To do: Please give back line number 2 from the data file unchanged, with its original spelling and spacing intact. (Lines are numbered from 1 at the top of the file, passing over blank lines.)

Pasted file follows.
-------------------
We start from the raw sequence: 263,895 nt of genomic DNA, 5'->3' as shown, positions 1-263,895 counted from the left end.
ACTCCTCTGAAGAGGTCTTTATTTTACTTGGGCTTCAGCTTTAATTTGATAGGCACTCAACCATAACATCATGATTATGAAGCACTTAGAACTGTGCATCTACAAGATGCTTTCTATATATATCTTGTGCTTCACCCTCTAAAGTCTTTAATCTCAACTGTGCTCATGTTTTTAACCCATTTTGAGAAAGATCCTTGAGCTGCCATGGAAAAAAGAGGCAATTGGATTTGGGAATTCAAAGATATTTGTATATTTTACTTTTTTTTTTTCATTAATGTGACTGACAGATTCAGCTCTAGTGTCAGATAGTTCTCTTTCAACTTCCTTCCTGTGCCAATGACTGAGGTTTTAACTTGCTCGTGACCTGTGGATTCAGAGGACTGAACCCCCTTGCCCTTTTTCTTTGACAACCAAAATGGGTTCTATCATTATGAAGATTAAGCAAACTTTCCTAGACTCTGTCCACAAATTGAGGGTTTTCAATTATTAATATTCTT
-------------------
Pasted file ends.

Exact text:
ACTCCTCTGAAGAGGTCTTTATTTTACTTGGGCTTCAGCTTTAATTTGATAGGCACTCAACCATAACATCATGATTATGAAGCACTTAGAACTGTGCATCTACAAGATGCTTTCTATATATATCTTGTGCTTCACCCTCTAAAGTCTTTAATCTCAACTGTGCTCATGTTTTTAACCCATTTTGAGAAAGATCCTTGAGCTGCCATGGAAAAAAGAGGCAATTGGATTTGGGAATTCAAAGATATTTGTATATTTTACTTTTTTTTTTTCATTAATGTGACTGACAGATTCAGCTCTAGTGTCAGATAGTTCTCTTTCAACTTCCTTCCTGTGCCAATGACTGAGGTTTTAACTTGCTCGTGACCTGTGGATTCAGAGGACTGAACCCCCTTGCCCTTTTTCTTTGACAACCAAAATGGGTTCTATCATTATGAAGATTAAGCAAACTTTCCTAGACTCTGTCCACAAATTGAGGGTTTTCAATTATTAATATTCTT